S: The point that’s embedded in your question is a very good one, about withdrawing U.S. nuclear weapons. The public discussion about these talks assume, rather than implicitly, that when they talk about denuclearization on the Korean Peninsula, they’re talking about North Korea’s abandonment of its nuclear weapons and that there are no obligations on the part of the United States. And yet, denuclearization of the Korean Peninsula, if it has any meaning at all, would have to mean also that the United States cannot bring nuclear weapons onto the Peninsula, it cannot fly nuclear-armed or nuclear-capable aircraft within Korean airspace, it cannot bring ballistic nuclear missile submarines within Korean waters, and that the U.S. nuclear umbrella over South Korea must be removed. Otherwise, the phrase “denuclearization of the Korean Peninsula” is completely meaningless or it’s simply unilateral.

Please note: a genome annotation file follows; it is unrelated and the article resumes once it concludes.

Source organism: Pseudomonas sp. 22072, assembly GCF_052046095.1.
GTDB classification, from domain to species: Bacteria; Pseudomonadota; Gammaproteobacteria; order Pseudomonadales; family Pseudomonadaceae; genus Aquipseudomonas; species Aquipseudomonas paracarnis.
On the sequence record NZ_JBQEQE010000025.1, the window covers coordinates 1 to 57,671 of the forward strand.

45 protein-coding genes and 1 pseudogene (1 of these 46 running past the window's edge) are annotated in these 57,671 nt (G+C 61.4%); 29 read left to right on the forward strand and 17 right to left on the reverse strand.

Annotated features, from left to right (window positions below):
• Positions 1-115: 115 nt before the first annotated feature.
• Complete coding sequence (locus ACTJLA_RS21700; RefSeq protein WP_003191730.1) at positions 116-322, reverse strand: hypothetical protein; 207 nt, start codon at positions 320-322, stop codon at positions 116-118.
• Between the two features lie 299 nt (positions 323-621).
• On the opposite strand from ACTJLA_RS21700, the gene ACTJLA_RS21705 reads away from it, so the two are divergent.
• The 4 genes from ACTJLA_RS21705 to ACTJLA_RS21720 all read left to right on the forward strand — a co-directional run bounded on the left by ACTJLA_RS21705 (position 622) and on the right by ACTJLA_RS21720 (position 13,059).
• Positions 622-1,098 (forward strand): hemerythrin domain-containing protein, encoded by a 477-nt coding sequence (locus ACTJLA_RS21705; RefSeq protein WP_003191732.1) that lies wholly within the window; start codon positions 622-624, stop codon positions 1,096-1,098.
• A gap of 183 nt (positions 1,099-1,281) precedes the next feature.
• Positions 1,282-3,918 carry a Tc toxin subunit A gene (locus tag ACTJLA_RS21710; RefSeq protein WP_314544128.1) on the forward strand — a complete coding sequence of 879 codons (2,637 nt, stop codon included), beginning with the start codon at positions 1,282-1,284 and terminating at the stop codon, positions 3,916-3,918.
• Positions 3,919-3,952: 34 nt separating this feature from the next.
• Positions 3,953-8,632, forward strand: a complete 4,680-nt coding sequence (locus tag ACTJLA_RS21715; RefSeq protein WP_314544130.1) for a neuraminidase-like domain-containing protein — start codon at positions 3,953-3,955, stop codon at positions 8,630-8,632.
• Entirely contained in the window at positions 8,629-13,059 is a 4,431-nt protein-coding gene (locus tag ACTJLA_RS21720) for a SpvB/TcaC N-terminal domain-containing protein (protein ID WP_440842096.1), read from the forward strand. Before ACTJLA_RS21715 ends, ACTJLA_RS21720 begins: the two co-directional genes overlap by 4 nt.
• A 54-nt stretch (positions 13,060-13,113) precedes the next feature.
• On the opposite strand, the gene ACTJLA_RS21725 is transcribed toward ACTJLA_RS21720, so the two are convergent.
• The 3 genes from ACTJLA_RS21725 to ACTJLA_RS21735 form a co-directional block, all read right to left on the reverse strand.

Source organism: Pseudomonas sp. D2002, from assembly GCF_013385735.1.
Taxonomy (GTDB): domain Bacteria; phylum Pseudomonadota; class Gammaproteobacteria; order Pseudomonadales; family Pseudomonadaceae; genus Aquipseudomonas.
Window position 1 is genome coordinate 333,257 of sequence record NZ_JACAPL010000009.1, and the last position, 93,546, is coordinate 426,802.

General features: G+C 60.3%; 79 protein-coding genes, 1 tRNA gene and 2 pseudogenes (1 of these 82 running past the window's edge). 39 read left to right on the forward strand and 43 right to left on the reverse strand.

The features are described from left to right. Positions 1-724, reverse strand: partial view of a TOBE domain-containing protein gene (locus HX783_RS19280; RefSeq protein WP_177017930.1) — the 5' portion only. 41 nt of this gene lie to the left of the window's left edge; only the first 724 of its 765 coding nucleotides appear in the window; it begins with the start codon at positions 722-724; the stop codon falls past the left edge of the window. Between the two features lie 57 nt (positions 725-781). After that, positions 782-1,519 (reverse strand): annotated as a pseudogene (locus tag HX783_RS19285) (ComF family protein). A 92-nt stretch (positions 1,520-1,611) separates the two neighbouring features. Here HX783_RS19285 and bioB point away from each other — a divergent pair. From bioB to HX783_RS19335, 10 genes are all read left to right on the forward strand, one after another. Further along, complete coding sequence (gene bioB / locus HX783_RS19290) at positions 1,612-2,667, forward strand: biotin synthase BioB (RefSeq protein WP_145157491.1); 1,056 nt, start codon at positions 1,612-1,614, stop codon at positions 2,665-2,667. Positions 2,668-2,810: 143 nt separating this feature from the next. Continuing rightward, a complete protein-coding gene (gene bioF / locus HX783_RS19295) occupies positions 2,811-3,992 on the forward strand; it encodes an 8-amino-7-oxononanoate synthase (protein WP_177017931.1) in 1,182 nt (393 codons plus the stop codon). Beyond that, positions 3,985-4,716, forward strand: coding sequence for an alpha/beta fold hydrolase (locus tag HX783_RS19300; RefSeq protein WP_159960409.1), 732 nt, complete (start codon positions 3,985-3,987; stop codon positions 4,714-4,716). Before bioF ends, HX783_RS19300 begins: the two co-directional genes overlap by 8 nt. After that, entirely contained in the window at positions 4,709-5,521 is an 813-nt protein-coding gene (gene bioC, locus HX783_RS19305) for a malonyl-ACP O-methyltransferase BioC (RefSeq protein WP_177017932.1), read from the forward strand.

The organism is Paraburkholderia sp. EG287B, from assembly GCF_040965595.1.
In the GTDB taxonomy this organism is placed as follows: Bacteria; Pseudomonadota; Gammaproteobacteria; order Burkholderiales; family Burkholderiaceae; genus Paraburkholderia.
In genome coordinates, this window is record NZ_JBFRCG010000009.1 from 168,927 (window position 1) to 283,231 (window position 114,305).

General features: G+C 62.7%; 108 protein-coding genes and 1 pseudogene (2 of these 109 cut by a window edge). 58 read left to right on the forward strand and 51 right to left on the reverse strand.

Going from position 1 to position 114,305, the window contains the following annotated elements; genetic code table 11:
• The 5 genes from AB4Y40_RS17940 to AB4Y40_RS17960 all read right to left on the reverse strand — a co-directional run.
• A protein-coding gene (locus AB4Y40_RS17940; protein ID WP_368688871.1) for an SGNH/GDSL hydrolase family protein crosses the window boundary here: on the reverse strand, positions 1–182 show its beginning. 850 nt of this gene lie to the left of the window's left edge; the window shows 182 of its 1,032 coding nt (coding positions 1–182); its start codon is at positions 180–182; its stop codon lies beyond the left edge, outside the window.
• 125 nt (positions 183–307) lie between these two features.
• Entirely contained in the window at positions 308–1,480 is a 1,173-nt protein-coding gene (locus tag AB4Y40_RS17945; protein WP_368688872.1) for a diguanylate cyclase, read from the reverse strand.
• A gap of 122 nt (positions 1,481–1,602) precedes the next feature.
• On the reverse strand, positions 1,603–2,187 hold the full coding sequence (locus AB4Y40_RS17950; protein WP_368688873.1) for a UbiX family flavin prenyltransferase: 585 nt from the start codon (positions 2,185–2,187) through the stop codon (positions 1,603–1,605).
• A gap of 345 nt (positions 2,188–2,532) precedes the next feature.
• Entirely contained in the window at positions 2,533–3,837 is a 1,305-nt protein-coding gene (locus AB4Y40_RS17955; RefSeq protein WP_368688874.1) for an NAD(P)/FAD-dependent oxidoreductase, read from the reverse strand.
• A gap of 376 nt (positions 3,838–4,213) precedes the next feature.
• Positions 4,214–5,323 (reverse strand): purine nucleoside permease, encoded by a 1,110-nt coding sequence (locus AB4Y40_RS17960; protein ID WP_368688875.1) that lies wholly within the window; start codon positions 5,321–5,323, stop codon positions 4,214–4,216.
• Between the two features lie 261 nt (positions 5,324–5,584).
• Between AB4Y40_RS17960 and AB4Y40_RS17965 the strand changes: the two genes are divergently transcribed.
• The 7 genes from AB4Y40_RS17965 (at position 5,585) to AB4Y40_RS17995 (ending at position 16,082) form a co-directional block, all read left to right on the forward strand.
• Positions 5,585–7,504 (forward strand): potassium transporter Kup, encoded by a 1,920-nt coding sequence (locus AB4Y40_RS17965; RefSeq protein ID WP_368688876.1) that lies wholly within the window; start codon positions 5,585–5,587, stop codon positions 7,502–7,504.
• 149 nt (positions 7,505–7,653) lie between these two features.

Will the United States remove its 30 000 troops from South Korea and its 50 000 troops from Japan, and its other troops from Guam? This is an interesting question. If it wasn’t for Trump, one would say ‘no’ because if you look at the pattern of U.S. foreign policy, it’s pretty easy to predict what’s going to happen. But Trump is disruptive and mercurial and completely unpredictable, and he certainly must be vexing the U.S. foreign policy establishment because he simply adopts positions ‘on the spot’ which are completely inimical to longstanding U.S. foreign policy positions. What will happen is difficult to predict, but Trump won’t be around forever. When Trump goes, U.S. foreign policy will go back to its regular patterns — the ones that are driven by an objective with respect to North Korea. And that objective was articulated many years ago by the current U.S. National Security Advisor [John] Bolton who, at the time, was Under Secretary of State for Arms Control [and International Security] was asked by a New York Times reporter what U.S. policy toward North Korea is; and he strode over to a bookshelf, pulled a volume off the shelf, and threw it down on the desk and said, “That’s our policy!”. The book was titled, The End of North Korea, and that’s a fitting description of U.S. foreign policy with respect to North Korea because the United States has sought the end of North Korea since 1948 — the year North Korea was established — and its policy has always aimed in that direction. So if that is the ultimate goal of the United States, the end of North Korea, then you have to ask yourself: is the United States going to arrive at some kind of modus vivendi with North Koreans? I’m not sure it’s prepared to do that unless the North Koreans capitulate; and how they might capitulate is by agreeing to tolerate U.S. presence in South Korea, or U.S. military presence in South Korea, and agreeing to open their economy to penetration by U.S. investors and U.S. firms. But it’s difficult to tell what’s going to happen, as one of the most esteemed historians of modern Korea said when asked the same question, “what do you think is going to happen?”. He said, “[I]t’s hard to not be trying figure out what’s gone on in the past without trying to predict what’s going to happen in the future of Korea.”